Sunday’s cabinet meeting was a wild one, as ministers debated the merits of the United Yerushalayim bill proposed by Education Minister Naftali Bennett. Bennett had sought to get approval of the bill for legislation from the Ministerial Law Committee, but last minute intervention by Prime Minister Binyamin Netanyahu put a stop to that, and the bill was shelved.
Under the bill, any deal to divide Yerushalayim would not be approved unless 80 Knesset members voted for it. According to the law, the current municipal boundaries of the city will remain intact unless 80 MKs vote that they are willing to surrender part of the city to the Palestinian Authority, if and when a negotiated settlement develops between Israel and the PA that would require Israeli compromises on Yerushalayim.
The law is similar to one passed in 2014, a Basic Law that requires a referendum on land concessions of sovereign Israeli territory. If 80 MKs vote for an agreement that requires such concessions, then the referendum would be canceled. The new law would go a step beyond that, eliminating the possibility of a referendum on the matter altogether, and requiring a vote of 80 MKs to concede parts of the city.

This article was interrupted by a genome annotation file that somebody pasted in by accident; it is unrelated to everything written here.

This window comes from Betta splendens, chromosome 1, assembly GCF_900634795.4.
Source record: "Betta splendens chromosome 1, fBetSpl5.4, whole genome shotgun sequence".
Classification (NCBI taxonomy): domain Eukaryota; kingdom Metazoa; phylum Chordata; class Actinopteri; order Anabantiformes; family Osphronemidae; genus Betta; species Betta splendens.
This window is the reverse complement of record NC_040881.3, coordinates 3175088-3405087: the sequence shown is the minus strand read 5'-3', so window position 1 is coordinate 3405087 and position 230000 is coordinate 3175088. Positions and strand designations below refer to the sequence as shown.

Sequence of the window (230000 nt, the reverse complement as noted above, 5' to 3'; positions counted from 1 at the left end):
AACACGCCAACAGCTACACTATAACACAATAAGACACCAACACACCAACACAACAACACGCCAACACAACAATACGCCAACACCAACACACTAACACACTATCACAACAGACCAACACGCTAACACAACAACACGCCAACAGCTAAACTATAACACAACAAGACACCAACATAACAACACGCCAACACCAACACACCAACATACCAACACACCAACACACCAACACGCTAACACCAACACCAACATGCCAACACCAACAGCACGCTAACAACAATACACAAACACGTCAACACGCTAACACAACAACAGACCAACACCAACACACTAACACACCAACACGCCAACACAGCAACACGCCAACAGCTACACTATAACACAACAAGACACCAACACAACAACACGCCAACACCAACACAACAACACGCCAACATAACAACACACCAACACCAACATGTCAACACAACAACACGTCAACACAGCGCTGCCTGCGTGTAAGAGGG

Sources in Jewish Home told Channel Two that Netanyahu was guilty of hypocrisy. “You unite Yerushalayim with actions, not words. We are sorry to see how politics within the coalition supersedes the importance of keeping Yerushalayim united. We will continue to fight for this law and get approved for legislation and passed into law as soon as possible.”
In response, sources in the Likud said that Bennett was not following the rules – intentionally, as he was seeking to make political hay out of the matter. “This is in essence a change in a Basic Law, and according to the coalition agreement all such legislation needs to be reviewed by all coalition members.” The Prime Minister, said the source, was simply doing his political duty, and if Bennett was interested in passing the law, he should work harder to turn it into a coalition-sponsored one, not a private MKs law.